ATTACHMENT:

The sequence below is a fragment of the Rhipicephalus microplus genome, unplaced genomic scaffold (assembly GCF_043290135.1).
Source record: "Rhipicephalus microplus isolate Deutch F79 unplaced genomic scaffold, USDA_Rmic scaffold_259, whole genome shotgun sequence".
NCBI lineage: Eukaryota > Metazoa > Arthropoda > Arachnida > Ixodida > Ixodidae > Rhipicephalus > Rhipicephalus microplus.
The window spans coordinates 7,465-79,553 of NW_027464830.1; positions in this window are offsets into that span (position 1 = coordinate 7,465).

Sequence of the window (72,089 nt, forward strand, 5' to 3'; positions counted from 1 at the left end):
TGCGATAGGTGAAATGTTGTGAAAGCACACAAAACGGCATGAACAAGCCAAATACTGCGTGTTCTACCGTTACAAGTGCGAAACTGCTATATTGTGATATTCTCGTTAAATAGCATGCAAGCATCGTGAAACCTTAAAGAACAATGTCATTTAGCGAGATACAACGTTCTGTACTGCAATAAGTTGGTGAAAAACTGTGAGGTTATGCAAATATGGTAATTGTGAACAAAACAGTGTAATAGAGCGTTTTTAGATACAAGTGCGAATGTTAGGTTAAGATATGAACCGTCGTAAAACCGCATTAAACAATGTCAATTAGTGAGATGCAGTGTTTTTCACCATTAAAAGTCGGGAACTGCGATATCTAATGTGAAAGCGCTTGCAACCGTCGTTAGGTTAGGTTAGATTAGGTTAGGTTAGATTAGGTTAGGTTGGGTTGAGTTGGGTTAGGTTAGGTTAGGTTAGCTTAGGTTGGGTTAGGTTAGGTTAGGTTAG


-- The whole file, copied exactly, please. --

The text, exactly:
The sequence below is a fragment of the Rhipicephalus microplus genome, unplaced genomic scaffold (assembly GCF_043290135.1).
Source record: "Rhipicephalus microplus isolate Deutch F79 unplaced genomic scaffold, USDA_Rmic scaffold_259, whole genome shotgun sequence".
NCBI lineage: Eukaryota > Metazoa > Arthropoda > Arachnida > Ixodida > Ixodidae > Rhipicephalus > Rhipicephalus microplus.
The window spans coordinates 7,465-79,553 of NW_027464830.1; positions in this window are offsets into that span (position 1 = coordinate 7,465).

Sequence of the window (72,089 nt, forward strand, 5' to 3'; positions counted from 1 at the left end):
TGCGATAGGTGAAATGTTGTGAAAGCACACAAAACGGCATGAACAAGCCAAATACTGCGTGTTCTACCGTTACAAGTGCGAAACTGCTATATTGTGATATTCTCGTTAAATAGCATGCAAGCATCGTGAAACCTTAAAGAACAATGTCATTTAGCGAGATACAACGTTCTGTACTGCAATAAGTTGGTGAAAAACTGTGAGGTTATGCAAATATGGTAATTGTGAACAAAACAGTGTAATAGAGCGTTTTTAGATACAAGTGCGAATGTTAGGTTAAGATATGAACCGTCGTAAAACCGCATTAAACAATGTCAATTAGTGAGATGCAGTGTTTTTCACCATTAAAAGTCGGGAACTGCGATATCTAATGTGAAAGCGCTTGCAACCGTCGTTAGGTTAGGTTAGATTAGGTTAGGTTAGATTAGGTTAGGTTGGGTTGAGTTGGGTTAGGTTAGGTTAGGTTAGCTTAGGTTGGGTTAGGTTAGGTTAGGTTAG